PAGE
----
Before we get into reader responses, let’s acknowledge the recent introduction of pizzeria mobile apps. Anyone who carries an iPhone knows about this phenomenon, and pizzerias are quickly jumping aboard the handheld highway. A search through the available applications on an iPhone reveals dozens of apps that allow you to both view the menus of pizzerias in your area and, in many cases, place your order with the app. While this technology is still fairly new when it comes to pizzerias, if you have the know-how and the audience to support an app, now’s the time to get one while they’re still considered cutting-edge.

Practice Makes Perfect

With online ordering, the longer you use it, the greater the benefits, assuming that you’re marketing the service across all of your promotional materials, and taking advantage of the customer information you can gather and further use for promotions.

Scott James Kelly, director of information technology at the Gatti’s Pizza Support Center (, says that today’s consumers are digitally savvy and have come to expect a business like theirs to offer the convenience of online ordering. Gatti’s has been utilizing online ordering for more than three years. “Online ordering has raised check averages, increased brand awareness and reduced labor costs,” he says. “With online ordering, we have a platform by which we can incentivize and reward customer loyalty that we did not have in the past.”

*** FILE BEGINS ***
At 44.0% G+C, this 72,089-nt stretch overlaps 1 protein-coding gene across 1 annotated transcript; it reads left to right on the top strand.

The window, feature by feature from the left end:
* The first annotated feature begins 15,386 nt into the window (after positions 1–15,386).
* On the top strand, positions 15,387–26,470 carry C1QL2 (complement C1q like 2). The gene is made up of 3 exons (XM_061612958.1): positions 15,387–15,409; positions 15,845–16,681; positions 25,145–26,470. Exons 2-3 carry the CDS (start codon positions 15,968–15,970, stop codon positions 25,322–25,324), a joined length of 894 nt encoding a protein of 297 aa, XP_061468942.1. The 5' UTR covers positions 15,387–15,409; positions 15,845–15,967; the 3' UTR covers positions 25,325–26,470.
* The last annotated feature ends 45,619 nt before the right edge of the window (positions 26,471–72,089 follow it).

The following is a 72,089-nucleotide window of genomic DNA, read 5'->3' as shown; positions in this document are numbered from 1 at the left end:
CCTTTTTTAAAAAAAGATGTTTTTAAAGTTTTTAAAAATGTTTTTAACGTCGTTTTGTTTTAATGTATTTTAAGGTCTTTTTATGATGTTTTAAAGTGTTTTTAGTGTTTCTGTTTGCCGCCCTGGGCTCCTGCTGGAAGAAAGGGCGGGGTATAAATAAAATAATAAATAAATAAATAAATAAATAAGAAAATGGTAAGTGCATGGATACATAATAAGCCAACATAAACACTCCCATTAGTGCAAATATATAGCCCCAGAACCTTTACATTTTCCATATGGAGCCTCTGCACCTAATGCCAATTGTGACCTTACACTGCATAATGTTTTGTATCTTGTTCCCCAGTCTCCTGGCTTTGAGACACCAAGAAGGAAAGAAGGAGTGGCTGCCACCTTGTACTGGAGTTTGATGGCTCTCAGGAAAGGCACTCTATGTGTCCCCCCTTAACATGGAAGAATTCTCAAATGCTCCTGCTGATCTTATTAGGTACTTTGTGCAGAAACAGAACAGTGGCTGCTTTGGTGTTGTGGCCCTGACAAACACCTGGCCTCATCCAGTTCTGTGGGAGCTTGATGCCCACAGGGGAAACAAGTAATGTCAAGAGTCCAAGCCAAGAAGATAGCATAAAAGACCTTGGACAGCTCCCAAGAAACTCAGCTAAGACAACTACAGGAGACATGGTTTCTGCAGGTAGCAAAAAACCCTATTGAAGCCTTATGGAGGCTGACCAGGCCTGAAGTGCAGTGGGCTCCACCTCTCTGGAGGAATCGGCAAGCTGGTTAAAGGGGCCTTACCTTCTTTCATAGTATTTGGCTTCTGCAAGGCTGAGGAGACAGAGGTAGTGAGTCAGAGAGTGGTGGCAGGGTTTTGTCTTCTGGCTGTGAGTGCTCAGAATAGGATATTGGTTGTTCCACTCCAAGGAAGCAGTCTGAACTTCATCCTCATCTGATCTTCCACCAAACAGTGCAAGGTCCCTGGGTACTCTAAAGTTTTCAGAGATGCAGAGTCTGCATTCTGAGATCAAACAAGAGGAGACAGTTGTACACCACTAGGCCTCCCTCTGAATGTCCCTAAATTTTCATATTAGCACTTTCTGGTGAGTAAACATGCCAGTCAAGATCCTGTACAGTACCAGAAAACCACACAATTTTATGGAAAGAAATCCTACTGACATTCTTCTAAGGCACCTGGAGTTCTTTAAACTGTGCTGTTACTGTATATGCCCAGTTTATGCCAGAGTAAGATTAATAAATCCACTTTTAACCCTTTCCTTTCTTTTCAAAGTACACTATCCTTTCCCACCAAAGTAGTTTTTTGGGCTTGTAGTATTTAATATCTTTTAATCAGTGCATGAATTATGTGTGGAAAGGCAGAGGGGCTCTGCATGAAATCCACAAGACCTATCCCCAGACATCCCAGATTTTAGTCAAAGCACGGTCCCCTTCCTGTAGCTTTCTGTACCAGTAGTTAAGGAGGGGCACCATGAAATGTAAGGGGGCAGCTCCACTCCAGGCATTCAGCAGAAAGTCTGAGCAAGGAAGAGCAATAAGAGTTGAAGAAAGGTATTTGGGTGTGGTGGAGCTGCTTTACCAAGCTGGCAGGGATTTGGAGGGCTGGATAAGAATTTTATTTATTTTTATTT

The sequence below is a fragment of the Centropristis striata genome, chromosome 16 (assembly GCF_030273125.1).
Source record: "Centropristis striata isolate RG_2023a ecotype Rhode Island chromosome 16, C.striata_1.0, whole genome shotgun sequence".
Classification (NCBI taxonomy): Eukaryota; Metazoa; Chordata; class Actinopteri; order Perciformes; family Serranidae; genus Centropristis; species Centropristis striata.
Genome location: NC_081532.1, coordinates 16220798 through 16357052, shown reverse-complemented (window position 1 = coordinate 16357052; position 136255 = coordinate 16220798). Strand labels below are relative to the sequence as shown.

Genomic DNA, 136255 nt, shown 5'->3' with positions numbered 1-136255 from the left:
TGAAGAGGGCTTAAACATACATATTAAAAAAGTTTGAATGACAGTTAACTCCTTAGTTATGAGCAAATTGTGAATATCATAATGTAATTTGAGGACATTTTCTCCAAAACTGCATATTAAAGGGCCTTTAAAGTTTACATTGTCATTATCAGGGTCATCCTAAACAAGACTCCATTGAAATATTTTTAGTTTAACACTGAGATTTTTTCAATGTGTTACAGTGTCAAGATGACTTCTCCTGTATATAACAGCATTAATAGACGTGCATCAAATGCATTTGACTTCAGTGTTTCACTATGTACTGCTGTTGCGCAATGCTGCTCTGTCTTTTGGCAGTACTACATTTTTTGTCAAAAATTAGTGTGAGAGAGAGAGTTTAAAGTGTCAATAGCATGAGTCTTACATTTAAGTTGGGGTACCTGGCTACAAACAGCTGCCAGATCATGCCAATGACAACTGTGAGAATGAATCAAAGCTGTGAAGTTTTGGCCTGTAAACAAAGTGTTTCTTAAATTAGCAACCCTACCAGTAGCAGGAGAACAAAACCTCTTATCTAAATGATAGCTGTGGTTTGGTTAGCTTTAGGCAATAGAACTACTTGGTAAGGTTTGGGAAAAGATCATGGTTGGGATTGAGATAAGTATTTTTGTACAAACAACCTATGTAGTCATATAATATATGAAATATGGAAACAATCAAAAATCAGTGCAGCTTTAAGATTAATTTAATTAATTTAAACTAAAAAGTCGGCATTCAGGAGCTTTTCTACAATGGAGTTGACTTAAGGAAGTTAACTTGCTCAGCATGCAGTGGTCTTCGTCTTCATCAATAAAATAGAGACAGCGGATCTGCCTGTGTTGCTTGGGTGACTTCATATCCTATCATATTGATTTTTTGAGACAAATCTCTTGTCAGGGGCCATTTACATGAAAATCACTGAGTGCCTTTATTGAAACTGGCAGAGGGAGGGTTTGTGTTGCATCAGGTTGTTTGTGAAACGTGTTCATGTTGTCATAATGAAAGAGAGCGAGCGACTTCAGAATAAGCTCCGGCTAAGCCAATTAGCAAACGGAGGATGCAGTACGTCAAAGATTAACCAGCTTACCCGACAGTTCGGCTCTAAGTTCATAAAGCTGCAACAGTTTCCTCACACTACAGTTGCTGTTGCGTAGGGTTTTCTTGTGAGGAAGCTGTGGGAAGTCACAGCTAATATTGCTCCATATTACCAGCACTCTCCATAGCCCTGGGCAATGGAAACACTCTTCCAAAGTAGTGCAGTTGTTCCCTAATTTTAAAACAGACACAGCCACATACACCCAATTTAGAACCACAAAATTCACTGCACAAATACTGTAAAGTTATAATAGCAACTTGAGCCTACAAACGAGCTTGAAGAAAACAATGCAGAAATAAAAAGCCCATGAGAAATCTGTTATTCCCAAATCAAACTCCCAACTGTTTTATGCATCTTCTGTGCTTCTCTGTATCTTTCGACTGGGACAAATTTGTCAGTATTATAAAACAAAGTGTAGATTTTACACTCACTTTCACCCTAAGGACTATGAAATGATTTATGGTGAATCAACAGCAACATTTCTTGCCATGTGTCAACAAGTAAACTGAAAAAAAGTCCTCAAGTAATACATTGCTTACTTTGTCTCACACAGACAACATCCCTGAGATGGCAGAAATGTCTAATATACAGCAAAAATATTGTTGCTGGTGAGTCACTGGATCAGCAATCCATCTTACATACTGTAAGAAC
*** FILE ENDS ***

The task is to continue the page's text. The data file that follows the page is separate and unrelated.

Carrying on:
“We’ve been using online ordering for more than eight years now,” says Paul Gainor, co-owner of Pizza Zone ( in Houston. “We actually had online ordering before any of the other pizza shops in our area—including the Big Three. We started out with about 35 to 50 orders per month, and then people started using it more. We’ve now grown to 350 to 400 orders per month, with 15% to 20% of sales coming from the Internet.”